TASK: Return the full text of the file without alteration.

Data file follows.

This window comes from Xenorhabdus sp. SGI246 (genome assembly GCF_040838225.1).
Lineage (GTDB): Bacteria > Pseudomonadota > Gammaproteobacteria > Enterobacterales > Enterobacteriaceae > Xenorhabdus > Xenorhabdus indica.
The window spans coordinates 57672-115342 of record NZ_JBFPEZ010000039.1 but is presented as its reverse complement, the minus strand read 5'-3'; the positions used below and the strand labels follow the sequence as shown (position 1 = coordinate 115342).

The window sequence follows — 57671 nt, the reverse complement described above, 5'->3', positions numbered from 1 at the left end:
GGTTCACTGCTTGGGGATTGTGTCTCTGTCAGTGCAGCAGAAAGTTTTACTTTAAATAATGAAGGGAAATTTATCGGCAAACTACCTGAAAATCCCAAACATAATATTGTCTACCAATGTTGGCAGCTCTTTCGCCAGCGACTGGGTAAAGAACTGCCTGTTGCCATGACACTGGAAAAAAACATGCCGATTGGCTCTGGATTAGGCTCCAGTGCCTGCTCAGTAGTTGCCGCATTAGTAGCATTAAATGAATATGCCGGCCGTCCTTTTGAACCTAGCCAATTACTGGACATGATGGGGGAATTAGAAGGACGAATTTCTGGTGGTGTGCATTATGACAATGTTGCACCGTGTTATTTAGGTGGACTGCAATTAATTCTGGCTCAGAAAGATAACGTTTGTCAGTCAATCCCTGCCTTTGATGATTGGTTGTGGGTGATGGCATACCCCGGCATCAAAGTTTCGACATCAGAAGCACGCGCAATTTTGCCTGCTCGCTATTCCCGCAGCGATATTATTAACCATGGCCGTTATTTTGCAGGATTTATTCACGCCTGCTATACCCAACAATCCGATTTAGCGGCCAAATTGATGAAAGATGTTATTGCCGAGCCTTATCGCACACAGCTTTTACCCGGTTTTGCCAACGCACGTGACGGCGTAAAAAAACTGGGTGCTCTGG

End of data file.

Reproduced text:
This window comes from Xenorhabdus sp. SGI246 (genome assembly GCF_040838225.1).
Lineage (GTDB): Bacteria > Pseudomonadota > Gammaproteobacteria > Enterobacterales > Enterobacteriaceae > Xenorhabdus > Xenorhabdus indica.
The window spans coordinates 57672-115342 of record NZ_JBFPEZ010000039.1 but is presented as its reverse complement, the minus strand read 5'-3'; the positions used below and the strand labels follow the sequence as shown (position 1 = coordinate 115342).

The window sequence follows — 57671 nt, the reverse complement described above, 5'->3', positions numbered from 1 at the left end:
GGTTCACTGCTTGGGGATTGTGTCTCTGTCAGTGCAGCAGAAAGTTTTACTTTAAATAATGAAGGGAAATTTATCGGCAAACTACCTGAAAATCCCAAACATAATATTGTCTACCAATGTTGGCAGCTCTTTCGCCAGCGACTGGGTAAAGAACTGCCTGTTGCCATGACACTGGAAAAAAACATGCCGATTGGCTCTGGATTAGGCTCCAGTGCCTGCTCAGTAGTTGCCGCATTAGTAGCATTAAATGAATATGCCGGCCGTCCTTTTGAACCTAGCCAATTACTGGACATGATGGGGGAATTAGAAGGACGAATTTCTGGTGGTGTGCATTATGACAATGTTGCACCGTGTTATTTAGGTGGACTGCAATTAATTCTGGCTCAGAAAGATAACGTTTGTCAGTCAATCCCTGCCTTTGATGATTGGTTGTGGGTGATGGCATACCCCGGCATCAAAGTTTCGACATCAGAAGCACGCGCAATTTTGCCTGCTCGCTATTCCCGCAGCGATATTATTAACCATGGCCGTTATTTTGCAGGATTTATTCACGCCTGCTATACCCAACAATCCGATTTAGCGGCCAAATTGATGAAAGATGTTATTGCCGAGCCTTATCGCACACAGCTTTTACCCGGTTTTGCCAACGCACGTGACGGCGTAAAAAAACTGGGTGCTCTGG